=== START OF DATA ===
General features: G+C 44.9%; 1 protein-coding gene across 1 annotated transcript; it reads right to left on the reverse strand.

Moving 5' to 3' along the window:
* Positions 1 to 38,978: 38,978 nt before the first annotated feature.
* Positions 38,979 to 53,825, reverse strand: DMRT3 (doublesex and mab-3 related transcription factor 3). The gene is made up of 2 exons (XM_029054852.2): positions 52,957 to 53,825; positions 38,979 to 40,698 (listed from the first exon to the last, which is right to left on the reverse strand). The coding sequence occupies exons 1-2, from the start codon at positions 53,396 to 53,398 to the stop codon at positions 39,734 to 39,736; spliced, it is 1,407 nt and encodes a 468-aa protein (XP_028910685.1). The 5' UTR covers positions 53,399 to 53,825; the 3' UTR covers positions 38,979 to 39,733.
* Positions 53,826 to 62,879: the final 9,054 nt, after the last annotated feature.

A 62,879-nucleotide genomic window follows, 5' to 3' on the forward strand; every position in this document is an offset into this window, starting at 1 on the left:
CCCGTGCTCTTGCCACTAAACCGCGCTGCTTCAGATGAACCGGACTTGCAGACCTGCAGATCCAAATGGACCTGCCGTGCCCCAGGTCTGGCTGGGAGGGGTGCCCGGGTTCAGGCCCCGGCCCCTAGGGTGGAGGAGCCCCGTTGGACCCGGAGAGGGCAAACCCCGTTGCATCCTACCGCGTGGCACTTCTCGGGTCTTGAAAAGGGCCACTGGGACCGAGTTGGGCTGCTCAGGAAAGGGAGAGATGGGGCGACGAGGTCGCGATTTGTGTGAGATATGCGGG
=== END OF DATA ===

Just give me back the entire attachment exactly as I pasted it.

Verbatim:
General features: G+C 44.9%; 1 protein-coding gene across 1 annotated transcript; it reads right to left on the reverse strand.

Moving 5' to 3' along the window:
* Positions 1 to 38,978: 38,978 nt before the first annotated feature.
* Positions 38,979 to 53,825, reverse strand: DMRT3 (doublesex and mab-3 related transcription factor 3). The gene is made up of 2 exons (XM_029054852.2): positions 52,957 to 53,825; positions 38,979 to 40,698 (listed from the first exon to the last, which is right to left on the reverse strand). The coding sequence occupies exons 1-2, from the start codon at positions 53,396 to 53,398 to the stop codon at positions 39,734 to 39,736; spliced, it is 1,407 nt and encodes a 468-aa protein (XP_028910685.1). The 5' UTR covers positions 53,399 to 53,825; the 3' UTR covers positions 38,979 to 39,733.
* Positions 53,826 to 62,879: the final 9,054 nt, after the last annotated feature.

A 62,879-nucleotide genomic window follows, 5' to 3' on the forward strand; every position in this document is an offset into this window, starting at 1 on the left:
CCCGTGCTCTTGCCACTAAACCGCGCTGCTTCAGATGAACCGGACTTGCAGACCTGCAGATCCAAATGGACCTGCCGTGCCCCAGGTCTGGCTGGGAGGGGTGCCCGGGTTCAGGCCCCGGCCCCTAGGGTGGAGGAGCCCCGTTGGACCCGGAGAGGGCAAACCCCGTTGCATCCTACCGCGTGGCACTTCTCGGGTCTTGAAAAGGGCCACTGGGACCGAGTTGGGCTGCTCAGGAAAGGGAGAGATGGGGCGACGAGGTCGCGATTTGTGTGAGATATGCGGG